Resurfaced archival footage of actress Candace Cameron Bure devastating her young fans after she bailed on an event at the MicMac Mall in Dartmouth, Nova Scotia has gone viral after it was shared by Canadian reporter Nick Moore, who has been posting clips from CTV's 50th-anniversary segments in a TikTok series.
"The Candace Cameron Mall Riot of 1992"—as Moore referred to it—featured fans of the actress, who was a teenager starring on Full House at the time, bursting into tears after Cameron Bure told them she needed to leave and had a flight to catch before she was ushered out by security.
While Full House was never a critical darling, it was nonetheless one of the biggest shows of its day, consistently in the Nielson Top 30, and has gained even more fans in syndicated reruns.
So the disappointment of these fans and their frustrated parents is palpable—one father told the news network, then known as ATV, that he and his child had waited for six hours to meet Cameron Bure just before her exit—and attendance at the "madhouse" event was so great that mall security had to call for backup to contain it.
You can see footage of the 1992 "mall riot" in the video below.
The clip Moore shared contains interviews with the devastated children and their parents in addition to footage of a then-teenaged Cameron Bure telling the crowd she had to leave.
One young girl told ATV News at the time she had arrived at "10:30 and I never got to see her and I'm so mad." Other fans complained about pushing and shoving in the long line to meet the actor and parents expressed concerns about their children's safety, so great was the response to the canceled event.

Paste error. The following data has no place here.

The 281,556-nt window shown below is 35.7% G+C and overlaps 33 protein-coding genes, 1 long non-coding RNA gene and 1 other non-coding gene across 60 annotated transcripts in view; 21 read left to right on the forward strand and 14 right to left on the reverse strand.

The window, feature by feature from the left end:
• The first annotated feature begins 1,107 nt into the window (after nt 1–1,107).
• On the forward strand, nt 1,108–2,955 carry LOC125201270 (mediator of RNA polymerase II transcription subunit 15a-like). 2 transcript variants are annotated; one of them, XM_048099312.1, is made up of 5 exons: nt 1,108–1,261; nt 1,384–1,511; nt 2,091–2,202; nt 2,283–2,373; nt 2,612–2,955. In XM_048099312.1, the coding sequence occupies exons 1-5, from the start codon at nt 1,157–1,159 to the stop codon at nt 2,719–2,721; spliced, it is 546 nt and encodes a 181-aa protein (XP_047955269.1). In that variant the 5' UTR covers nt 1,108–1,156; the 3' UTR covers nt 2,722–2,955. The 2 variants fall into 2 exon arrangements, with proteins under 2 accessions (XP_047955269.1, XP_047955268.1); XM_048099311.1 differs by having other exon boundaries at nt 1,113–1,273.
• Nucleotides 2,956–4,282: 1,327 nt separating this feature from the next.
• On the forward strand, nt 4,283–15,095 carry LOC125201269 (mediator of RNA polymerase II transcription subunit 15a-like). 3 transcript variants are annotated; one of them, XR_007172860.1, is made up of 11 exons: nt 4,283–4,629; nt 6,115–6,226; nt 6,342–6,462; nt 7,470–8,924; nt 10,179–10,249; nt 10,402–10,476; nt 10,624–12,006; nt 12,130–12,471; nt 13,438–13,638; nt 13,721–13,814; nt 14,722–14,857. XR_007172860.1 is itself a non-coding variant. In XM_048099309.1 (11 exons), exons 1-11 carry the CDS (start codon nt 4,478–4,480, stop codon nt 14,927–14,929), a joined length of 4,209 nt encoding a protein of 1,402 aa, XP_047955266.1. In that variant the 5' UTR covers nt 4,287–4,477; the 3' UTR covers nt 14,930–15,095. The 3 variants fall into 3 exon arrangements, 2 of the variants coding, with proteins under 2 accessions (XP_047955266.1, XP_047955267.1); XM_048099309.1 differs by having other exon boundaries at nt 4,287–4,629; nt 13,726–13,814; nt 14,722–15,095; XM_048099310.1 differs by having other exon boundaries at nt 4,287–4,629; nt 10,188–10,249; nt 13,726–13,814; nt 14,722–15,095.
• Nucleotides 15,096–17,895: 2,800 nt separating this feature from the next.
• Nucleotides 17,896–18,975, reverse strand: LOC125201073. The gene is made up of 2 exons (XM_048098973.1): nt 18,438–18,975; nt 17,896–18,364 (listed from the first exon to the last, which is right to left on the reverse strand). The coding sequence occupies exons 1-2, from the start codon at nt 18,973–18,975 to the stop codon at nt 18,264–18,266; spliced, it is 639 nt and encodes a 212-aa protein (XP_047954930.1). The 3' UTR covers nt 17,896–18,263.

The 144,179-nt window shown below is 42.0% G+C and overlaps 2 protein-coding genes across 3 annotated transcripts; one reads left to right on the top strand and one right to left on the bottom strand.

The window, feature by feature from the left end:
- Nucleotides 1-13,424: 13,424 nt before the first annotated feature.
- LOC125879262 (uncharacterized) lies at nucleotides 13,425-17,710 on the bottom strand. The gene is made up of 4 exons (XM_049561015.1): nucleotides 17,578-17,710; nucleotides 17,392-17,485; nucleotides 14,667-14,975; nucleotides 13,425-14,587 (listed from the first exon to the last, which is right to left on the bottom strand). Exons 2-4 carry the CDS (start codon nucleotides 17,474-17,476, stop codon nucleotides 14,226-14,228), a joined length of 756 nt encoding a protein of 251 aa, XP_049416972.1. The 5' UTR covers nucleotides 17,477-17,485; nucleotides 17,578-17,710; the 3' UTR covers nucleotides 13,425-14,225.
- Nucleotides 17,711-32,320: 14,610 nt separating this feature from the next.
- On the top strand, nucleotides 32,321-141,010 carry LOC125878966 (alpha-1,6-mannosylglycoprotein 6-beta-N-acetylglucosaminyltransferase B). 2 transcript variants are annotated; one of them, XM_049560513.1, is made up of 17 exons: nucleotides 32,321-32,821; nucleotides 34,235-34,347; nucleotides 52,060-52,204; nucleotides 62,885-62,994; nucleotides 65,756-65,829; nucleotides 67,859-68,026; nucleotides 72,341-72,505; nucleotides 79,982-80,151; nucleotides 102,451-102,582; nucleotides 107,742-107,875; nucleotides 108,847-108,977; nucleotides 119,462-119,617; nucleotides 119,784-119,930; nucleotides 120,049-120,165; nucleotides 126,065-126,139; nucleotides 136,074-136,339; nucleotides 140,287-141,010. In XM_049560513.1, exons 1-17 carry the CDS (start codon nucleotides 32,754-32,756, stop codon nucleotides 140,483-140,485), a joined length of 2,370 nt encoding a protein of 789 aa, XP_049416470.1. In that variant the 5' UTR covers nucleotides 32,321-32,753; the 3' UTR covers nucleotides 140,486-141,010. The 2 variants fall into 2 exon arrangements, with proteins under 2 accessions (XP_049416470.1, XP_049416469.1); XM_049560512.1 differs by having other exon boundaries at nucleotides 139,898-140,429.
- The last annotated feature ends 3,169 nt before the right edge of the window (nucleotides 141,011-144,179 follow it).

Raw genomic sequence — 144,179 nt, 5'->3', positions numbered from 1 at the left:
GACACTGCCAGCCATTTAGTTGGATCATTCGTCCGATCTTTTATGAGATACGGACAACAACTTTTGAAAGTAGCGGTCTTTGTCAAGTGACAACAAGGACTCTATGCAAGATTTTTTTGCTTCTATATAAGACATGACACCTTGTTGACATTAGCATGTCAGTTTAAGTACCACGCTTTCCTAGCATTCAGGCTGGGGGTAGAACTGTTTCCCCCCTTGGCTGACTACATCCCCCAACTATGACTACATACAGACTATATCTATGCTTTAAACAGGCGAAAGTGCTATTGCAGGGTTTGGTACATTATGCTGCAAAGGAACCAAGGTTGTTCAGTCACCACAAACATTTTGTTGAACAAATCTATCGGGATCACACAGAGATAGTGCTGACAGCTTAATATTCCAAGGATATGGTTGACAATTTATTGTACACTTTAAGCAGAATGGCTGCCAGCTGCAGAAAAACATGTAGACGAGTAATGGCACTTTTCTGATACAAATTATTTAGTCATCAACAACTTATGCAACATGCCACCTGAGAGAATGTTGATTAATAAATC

TikTok users were fascinated by the footage and couldn't help but share their thoughts.
Cameron Bure—who made a name for herself post-Full House as the star of more than two dozen Hallmark Channel original productions—is an Evangelical Christian Republican who has courted controversy over the years for her conservative beliefs.
The sister of fellow Evangelist Kirk Cameron, Cameron Bure recently departed Hallmark citing concerns about a "change in leadership" shortly after the television network aired a holiday film featuring a same-sex couple as its primary focus, part of its inclusivity efforts to produce stories with racial diversity, interracial couples, BIPOC leads and LGBTQ+ characters.
Earlier this year, Cameron Bure announced she would be leaving Hallmark and taking an executive role at Great American Media, where she would produce and star in productions aimed at conservative audiences that will "promote faith programming and good family entertainment" and "keep traditional marriage at the core."
Bure didn't specify if it was only the LGBTQ+ representation or also the racial inclusivity she objected to—both part of the reason for the change in management she lamented.
Cameron Bure's remarks were later countered by Mean Girls actress Lacey Chabert, who applauded Hallmark's move, saying it is "embracing our creative ideas."